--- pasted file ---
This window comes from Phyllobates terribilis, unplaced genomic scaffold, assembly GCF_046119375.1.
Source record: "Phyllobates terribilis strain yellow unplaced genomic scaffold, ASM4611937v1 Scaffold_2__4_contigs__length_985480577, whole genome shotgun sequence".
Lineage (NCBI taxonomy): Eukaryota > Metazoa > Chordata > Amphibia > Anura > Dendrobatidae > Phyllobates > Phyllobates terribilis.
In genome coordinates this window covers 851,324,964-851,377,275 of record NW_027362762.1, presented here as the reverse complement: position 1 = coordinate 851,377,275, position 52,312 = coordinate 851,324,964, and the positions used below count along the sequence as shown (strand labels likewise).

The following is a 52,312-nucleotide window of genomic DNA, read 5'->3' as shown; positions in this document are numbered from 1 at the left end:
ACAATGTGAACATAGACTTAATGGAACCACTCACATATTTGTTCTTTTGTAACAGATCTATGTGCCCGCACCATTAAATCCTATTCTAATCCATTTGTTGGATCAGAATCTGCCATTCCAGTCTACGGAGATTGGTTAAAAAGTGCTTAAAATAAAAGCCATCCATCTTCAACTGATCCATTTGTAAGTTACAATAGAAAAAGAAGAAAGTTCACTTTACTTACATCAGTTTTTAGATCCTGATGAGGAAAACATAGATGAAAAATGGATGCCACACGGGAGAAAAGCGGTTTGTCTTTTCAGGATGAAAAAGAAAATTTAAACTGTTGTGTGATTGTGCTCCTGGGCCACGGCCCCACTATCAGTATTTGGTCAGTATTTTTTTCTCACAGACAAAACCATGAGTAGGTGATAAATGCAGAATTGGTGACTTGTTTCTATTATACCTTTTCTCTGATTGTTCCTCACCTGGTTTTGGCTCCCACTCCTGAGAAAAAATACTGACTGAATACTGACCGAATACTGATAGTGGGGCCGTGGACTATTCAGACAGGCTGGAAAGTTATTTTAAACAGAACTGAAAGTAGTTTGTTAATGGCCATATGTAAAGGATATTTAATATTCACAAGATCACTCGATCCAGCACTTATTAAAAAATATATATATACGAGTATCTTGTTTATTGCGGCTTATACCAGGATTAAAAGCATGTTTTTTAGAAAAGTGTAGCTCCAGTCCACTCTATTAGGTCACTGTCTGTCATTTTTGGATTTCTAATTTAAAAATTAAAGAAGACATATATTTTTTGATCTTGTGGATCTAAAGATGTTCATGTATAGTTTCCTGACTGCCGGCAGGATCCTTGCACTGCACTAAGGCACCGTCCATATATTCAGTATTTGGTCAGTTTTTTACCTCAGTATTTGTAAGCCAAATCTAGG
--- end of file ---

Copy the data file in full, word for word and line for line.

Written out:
This window comes from Phyllobates terribilis, unplaced genomic scaffold, assembly GCF_046119375.1.
Source record: "Phyllobates terribilis strain yellow unplaced genomic scaffold, ASM4611937v1 Scaffold_2__4_contigs__length_985480577, whole genome shotgun sequence".
Lineage (NCBI taxonomy): Eukaryota > Metazoa > Chordata > Amphibia > Anura > Dendrobatidae > Phyllobates > Phyllobates terribilis.
In genome coordinates this window covers 851,324,964-851,377,275 of record NW_027362762.1, presented here as the reverse complement: position 1 = coordinate 851,377,275, position 52,312 = coordinate 851,324,964, and the positions used below count along the sequence as shown (strand labels likewise).

The following is a 52,312-nucleotide window of genomic DNA, read 5'->3' as shown; positions in this document are numbered from 1 at the left end:
ACAATGTGAACATAGACTTAATGGAACCACTCACATATTTGTTCTTTTGTAACAGATCTATGTGCCCGCACCATTAAATCCTATTCTAATCCATTTGTTGGATCAGAATCTGCCATTCCAGTCTACGGAGATTGGTTAAAAAGTGCTTAAAATAAAAGCCATCCATCTTCAACTGATCCATTTGTAAGTTACAATAGAAAAAGAAGAAAGTTCACTTTACTTACATCAGTTTTTAGATCCTGATGAGGAAAACATAGATGAAAAATGGATGCCACACGGGAGAAAAGCGGTTTGTCTTTTCAGGATGAAAAAGAAAATTTAAACTGTTGTGTGATTGTGCTCCTGGGCCACGGCCCCACTATCAGTATTTGGTCAGTATTTTTTTCTCACAGACAAAACCATGAGTAGGTGATAAATGCAGAATTGGTGACTTGTTTCTATTATACCTTTTCTCTGATTGTTCCTCACCTGGTTTTGGCTCCCACTCCTGAGAAAAAATACTGACTGAATACTGACCGAATACTGATAGTGGGGCCGTGGACTATTCAGACAGGCTGGAAAGTTATTTTAAACAGAACTGAAAGTAGTTTGTTAATGGCCATATGTAAAGGATATTTAATATTCACAAGATCACTCGATCCAGCACTTATTAAAAAATATATATATACGAGTATCTTGTTTATTGCGGCTTATACCAGGATTAAAAGCATGTTTTTTAGAAAAGTGTAGCTCCAGTCCACTCTATTAGGTCACTGTCTGTCATTTTTGGATTTCTAATTTAAAAATTAAAGAAGACATATATTTTTTGATCTTGTGGATCTAAAGATGTTCATGTATAGTTTCCTGACTGCCGGCAGGATCCTTGCACTGCACTAAGGCACCGTCCATATATTCAGTATTTGGTCAGTTTTTTACCTCAGTATTTGTAAGCCAAATCTAGG